In Hong Kong, pro-democracy politicians have resigned en masse after four of them were disqualified by China under a law banning freedom fighters from holding office.
Officers in Hong Kong Four legislators – Kovac Ka-ki, Alvin Young, Dennis Kovac and Kenneth Leug – were expelled from the legislature for endangering national security, a statement said. Given.
Nineteen members of the opposition had earlier said they would resign in protest.
The ban was imposed on Tuesday and Wednesday after four meetings of the Standing Committee of the Chinese National People’s Congress.
China’s state-run Xinhua news agency said the organization passed a resolution disqualifying those who support Hong Kong’s independence or refuse to recognize China’s sovereignty over the city.
The new law also prohibits outsiders from interfering in the affairs of the region, such as any activity that endangers national security.
Wu Chi-wai, convener of the pro-democracy group in parliament, told a news conference:
“We are facing a lot of difficulties in the future for the fight for democracy, but we will never, ever give up,” he said.
Confirming his ineligibility, Dennis Cocock said in a news conference: “From our point of view, it is clear that our right to participate in fundamental law and public affairs has been violated and has failed to follow due process.” “
Hong Kong Chief Executive Kerry Lam said lawmakers who failed to uphold the basic law and did not promise allegiance to Hong Kong should be disqualified on Wednesday.
Wang Wenbin, a spokesman for China’s Ministry of Foreign Affairs, said it was important to uphold the rule of law and continue and improve the “one country, two systems” principle that defines Hong Kong’s relations with China .
Foreign Secretary Dominic Raab said: “China’s decision to arbitrarily remove pro-democracy Hong Kong legislators from office is a further attack on Hong Kong’s high level of sovereignty and independence under the UK-China Joint Declaration. .
“This campaign of harassment, insults and disqualification of anti-democracy activists undermines China’s international reputation and undermines Hong Kong’s long-term stability.”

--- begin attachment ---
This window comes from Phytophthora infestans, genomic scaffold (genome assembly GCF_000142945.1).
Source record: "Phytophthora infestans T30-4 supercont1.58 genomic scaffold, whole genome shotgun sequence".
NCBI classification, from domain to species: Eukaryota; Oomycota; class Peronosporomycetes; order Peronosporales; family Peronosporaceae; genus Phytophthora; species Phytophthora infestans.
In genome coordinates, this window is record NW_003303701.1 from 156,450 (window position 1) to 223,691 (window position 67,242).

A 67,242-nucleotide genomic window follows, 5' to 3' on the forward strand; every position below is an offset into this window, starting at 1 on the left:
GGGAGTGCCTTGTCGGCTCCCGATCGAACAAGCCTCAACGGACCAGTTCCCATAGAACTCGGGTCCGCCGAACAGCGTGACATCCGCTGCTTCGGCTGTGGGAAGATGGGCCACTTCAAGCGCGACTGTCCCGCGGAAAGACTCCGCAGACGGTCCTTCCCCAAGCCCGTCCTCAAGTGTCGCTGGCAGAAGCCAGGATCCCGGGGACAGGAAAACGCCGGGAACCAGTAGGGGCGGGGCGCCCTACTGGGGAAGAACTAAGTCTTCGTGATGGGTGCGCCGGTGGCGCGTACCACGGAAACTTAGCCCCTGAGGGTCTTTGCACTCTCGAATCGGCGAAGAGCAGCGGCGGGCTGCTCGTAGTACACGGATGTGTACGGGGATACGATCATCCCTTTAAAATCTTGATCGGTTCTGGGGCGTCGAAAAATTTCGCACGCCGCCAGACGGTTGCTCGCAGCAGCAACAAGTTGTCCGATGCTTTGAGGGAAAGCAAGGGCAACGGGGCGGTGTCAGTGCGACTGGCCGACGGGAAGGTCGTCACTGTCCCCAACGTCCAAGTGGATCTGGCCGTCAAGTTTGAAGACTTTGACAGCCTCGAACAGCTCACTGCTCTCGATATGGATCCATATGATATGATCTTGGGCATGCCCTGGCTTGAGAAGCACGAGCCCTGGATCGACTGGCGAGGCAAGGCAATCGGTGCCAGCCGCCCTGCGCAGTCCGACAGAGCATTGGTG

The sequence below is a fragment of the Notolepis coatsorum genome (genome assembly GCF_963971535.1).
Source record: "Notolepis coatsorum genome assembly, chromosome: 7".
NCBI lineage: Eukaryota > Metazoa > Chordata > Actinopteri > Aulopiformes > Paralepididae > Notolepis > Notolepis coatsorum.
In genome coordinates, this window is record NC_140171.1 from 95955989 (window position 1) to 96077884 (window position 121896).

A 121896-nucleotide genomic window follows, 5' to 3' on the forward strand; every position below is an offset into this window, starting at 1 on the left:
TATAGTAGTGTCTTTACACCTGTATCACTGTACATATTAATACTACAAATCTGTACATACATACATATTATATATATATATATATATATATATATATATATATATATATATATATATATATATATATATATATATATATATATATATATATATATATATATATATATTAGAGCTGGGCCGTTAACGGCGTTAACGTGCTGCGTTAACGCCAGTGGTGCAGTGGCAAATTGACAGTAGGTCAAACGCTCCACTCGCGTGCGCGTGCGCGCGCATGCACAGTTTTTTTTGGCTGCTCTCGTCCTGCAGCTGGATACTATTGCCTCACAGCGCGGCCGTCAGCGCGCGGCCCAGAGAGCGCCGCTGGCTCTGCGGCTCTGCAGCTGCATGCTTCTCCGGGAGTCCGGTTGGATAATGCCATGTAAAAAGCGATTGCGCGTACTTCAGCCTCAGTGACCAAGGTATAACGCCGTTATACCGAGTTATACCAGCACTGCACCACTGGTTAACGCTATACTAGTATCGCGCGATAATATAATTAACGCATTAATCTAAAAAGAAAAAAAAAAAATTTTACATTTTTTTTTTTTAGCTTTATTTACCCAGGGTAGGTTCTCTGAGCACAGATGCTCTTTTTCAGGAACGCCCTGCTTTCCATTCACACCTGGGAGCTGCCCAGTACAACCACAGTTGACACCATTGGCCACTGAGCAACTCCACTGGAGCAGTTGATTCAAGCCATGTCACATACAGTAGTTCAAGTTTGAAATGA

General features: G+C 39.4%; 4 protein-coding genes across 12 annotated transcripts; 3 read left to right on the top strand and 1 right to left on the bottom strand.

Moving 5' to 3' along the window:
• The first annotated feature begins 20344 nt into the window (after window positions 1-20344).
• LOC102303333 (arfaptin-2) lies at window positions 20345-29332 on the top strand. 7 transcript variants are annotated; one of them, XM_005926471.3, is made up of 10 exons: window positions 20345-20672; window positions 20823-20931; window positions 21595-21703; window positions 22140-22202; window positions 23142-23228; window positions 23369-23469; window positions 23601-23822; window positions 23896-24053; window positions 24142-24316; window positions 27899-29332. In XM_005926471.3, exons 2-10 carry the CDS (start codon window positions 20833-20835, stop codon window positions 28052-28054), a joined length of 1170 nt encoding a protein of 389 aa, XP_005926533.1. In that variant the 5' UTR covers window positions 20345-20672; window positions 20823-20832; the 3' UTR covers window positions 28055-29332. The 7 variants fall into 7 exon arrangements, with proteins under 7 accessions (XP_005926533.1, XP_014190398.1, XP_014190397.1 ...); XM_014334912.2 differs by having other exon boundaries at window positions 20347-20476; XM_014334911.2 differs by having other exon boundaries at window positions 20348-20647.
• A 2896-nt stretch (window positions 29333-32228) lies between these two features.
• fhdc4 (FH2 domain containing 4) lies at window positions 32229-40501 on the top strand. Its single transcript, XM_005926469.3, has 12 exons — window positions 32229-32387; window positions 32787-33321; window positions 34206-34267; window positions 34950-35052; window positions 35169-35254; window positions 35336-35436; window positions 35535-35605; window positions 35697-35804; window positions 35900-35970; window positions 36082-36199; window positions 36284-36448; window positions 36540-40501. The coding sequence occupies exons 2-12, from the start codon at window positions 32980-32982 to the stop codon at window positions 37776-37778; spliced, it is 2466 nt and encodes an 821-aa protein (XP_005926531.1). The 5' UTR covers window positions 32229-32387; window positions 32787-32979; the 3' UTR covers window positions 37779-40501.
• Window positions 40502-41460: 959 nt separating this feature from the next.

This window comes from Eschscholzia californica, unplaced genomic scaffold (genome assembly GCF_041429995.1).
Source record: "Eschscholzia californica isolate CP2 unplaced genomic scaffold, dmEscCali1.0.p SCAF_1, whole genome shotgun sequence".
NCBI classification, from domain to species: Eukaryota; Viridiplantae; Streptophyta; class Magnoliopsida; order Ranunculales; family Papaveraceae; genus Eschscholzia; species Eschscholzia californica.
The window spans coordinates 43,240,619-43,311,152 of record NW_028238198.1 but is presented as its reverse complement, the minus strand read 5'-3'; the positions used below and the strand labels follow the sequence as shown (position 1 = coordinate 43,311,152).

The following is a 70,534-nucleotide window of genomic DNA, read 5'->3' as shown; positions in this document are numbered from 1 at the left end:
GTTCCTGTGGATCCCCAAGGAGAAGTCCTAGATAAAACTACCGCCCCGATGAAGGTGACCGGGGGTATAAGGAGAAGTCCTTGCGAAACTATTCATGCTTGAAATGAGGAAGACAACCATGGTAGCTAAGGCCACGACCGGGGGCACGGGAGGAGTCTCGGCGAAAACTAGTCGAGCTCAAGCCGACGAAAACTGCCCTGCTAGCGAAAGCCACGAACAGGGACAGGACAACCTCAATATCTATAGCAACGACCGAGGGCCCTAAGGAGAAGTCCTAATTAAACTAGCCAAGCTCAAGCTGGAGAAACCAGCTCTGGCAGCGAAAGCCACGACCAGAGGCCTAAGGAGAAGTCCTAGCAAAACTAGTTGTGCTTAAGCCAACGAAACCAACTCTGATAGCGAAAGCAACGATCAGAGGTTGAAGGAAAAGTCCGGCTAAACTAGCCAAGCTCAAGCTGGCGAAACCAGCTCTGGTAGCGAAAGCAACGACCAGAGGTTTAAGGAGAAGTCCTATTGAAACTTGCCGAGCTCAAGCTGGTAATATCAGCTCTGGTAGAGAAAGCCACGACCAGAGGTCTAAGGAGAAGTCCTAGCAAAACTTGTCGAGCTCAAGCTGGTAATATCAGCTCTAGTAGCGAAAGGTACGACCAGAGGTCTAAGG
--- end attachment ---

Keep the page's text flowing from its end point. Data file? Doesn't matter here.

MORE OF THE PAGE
The collective resignation leaves Hong Kong’s parliament with only pro-Beijing lawmakers, who already form a majority in the chamber.
But critics argued he was worried about winning opposition seats when more than 600,000 people attended the pro-democracy non-governmental primary.
Last month, Beijing made it a crime to insult or insult Its national flag, Something that has happened during large-scale protests in Hong Kong over much of the past year.
Protests began with opposition to the proposed – and later withdrawn – legislation, but were later expanded to include more democracy and criticism. ChinaAttempts to tighten control over the former British colony.
The United States has revoked trade rights granted to Hong Kong and other governments. Including the UK – Extradition and other agreements have been suspended in protest of the situation in Hong Kong.
Analysis: Beijing tightens its grip
Persuasive Letters from Asia, by Tom Cheshire
The British government had earlier warned that Hong Kong’s independence was being eroded.
With this measure, this half rocky side was falling into the sea.
All members of the opposition in Hong Kong’s parliament have resigned after the government disqualified four of its members.
A decree came from Beijing and with it, the impressive end of political opposition in Hong Kong, for the first time since its handover in 1997.
The Chinese government today ruled that the region’s government could dismiss any member of parliament who violates Hong Kong law and swears allegiance to the region, without involving city courts.
Four opposition lawmakers have already been suspended and disqualified from running in the upcoming Assembly elections, prompting foreign governments to approve Beijing and Hong Kong.
The Hong Kong chief executive argued at a press conference today: “It seems reasonable to allow people who do not follow the law and do not pledge allegiance to the Hong Kong SAR to remain LEGCO members. . “
The four disqualified MLAs said they would consult their lawyers on the challenge in the courts and could face a case: Disqualifying a candidate from the election grounds is not the same as dismissing a Member of Parliament.
But the legal difference is perhaps minor compared to the larger reality: Beijing has control over Hong Kong, and that control is getting tougher every day.
Without any official political representation, there are only other places to protest.
This year, however, Hong Kong has not seen the huge protests of the past year – which often turn violent.
There are two reasons for this. Kovid-19’s rules prohibit aggregation, even as Hong Kong maintains daily case numbers in single digits.
Second, the comprehensive new national security law – imposed directly by Beijing – dramatically increased protest costs.
Anyone found guilty of “different” or “disorder” could face life in prison, and the cases could be tried in mainland China.
A cadre of the Chinese Communist Party has described the national security law as a “sharp sword” hanging over the city.
Today there are thousands of different ways to cut.